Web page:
Empowering my Daughter

empowering my daughter- Parenting resources by ZenParent

Every child is a winner – they just need to be told and shown that they are. As a parent I understand that I am a crucial and key part of the daughter-parent team and it is my endeavour to do my job well as a coach and mentor. I believe that I have succeeded to a large extent since my daughter has learnt to accept herself better – strengths, shortcomings, everything about herself.  For my daughter I am a role model (just as you are for yours) whether I strive to be one or not and whatever she learns from me will fashion her approach to the challenges and obstacles of life – both negative and positive.

I will use a sports metaphor (since I was captain of the school sports teams) – if I had ‘dropped the ball’ or behaved inconsistently with what I wanted her to learn, she would have most likely stop learning, performed poorly and hated experiencing new facets of life. Over time my relationship with her would have suffered and she would have grown with feelings of inadequacy and low self-confidence and respect. I have clearly understood the importance of being with her in her formative years – she may not be able to win without me and that would be the worst failure for me as a mother. I believe that the following methods have helped my daughter to bloom and become a highly intelligent, intuitive and empowered individual.

child's love through empowerment- Parenting resources by ZenParent

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1. Taught her the importance of competing–  Competition is both healthy and teaches some valuable life skills to the child. Competing is about seeing your opponent or others as a partner not a foe. Without a worthy challenger, one would not strive to do better or improve one’s performance. The greater the challenge, the brighter the chance of pushing yourself beyond what one considers to be the limit. I taught her to understand that competing is not about hating or destroying the person before her but learning whatever she can from them and then leveraging that knowledge for success in her endeavours.

2. What my daughter has learnt is that she must compete with a healthy mind-set– the only person to be defeated is herself. I have encouraged her to be her own competitor – better what she did before, raise the bar, make her own benchmarks. Competing with herself has not only taught her discipline and respect but she also seems to be having a lot more fun and seems more relaxed.

3. Success and failure are not defined by winning and losing– that is the opposite of empowerment. My daughter understands how give her best, play the hardest and have fun, so whatever the outcome she would have acquired a new skill and may be even mastered some. I constantly remind her (and myself J) that disappointments are quintessential to life and what makes a winner is one who learns and does better through these setbacks.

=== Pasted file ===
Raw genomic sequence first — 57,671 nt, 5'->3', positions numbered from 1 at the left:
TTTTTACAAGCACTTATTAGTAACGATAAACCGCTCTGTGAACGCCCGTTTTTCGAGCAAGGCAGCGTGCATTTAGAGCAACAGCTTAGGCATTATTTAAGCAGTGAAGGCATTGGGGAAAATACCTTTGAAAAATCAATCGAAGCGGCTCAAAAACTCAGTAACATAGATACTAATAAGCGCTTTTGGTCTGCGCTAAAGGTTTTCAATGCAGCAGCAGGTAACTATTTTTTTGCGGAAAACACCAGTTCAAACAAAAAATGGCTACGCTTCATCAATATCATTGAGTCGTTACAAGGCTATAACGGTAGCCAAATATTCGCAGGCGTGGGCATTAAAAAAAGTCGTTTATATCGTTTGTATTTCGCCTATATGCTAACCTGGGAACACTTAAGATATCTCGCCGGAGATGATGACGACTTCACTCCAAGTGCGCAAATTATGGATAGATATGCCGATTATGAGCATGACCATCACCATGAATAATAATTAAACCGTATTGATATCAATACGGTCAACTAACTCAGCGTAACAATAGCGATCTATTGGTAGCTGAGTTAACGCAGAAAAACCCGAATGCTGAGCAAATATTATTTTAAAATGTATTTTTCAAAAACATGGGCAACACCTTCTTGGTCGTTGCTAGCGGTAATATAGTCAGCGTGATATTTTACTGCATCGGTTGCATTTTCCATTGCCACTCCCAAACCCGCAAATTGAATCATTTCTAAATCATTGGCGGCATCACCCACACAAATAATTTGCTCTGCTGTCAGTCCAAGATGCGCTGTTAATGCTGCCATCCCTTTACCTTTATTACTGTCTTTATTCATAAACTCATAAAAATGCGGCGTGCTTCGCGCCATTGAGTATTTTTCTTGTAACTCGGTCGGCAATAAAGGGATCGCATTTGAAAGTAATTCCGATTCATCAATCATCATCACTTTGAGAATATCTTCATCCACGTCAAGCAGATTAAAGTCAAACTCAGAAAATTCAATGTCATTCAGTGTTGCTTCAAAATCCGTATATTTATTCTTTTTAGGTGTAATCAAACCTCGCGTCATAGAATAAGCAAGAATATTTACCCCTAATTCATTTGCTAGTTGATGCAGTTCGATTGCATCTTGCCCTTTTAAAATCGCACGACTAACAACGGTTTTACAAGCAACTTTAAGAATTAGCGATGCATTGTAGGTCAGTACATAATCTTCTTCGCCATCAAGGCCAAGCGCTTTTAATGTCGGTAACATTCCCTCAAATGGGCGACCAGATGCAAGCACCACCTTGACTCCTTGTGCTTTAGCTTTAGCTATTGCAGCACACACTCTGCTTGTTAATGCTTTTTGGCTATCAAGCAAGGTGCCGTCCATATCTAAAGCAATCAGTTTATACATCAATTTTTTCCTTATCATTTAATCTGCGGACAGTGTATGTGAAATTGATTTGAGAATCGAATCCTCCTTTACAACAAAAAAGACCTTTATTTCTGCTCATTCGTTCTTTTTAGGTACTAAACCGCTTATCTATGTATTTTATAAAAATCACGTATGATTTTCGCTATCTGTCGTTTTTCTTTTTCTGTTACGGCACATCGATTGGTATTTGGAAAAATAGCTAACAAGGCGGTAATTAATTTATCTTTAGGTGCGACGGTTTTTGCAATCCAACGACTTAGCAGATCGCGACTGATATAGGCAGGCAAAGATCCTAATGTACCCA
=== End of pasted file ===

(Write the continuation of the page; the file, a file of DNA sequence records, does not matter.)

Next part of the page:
4. Irrespective of the age, a child needs support– however, spoon-feeding and constant bickering will rob them of confidence and the feeling of being empowered. I have tried my hardest to provide her with the encouragement, empathy, resources, time and whatever she needs but steer clear of tutoring. As a guide I have encouraged her to move forward and give her a patient listening – there’s a whole plethora of people out there to tell her what she did or may do wrong. I am not for a minute suggesting that discipline is not required, but constant nagging earlier on, only made her rebellious and it seemed like she would play truant and stray away just for the ‘thrill’ of it.

love your daughter- Parenting resources by ZenParent

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5. This is probably the most obvious but also possibly the hardest at times– loving the child unconditionally. The one mistake I never made was comparison – it has been heart-wrenching to see the gross injustice some parents continually heaped on their children by equating their performance at school and sports with the child’s lovability. Trust me, the sure shot way of setting her on the path of success was by constantly reminding her and myself that even if she did fail in something, it did not lessen the love I have for her. This has helped to make her a well-balanced and conscientious person, who I know will create and sustain an edge in today’s competitive world.

My daughter is a self-respecting and confident child of today. She has a healthy self-image, is emotionally strong and yet knows that when she just wants to be herself, she has a family and a happy home that would just let her be. This for me is empowerment – I am confident that she will not lose sight of what is important and that makes her a winner already!

Click here to understand what all you should never tell your daughter.

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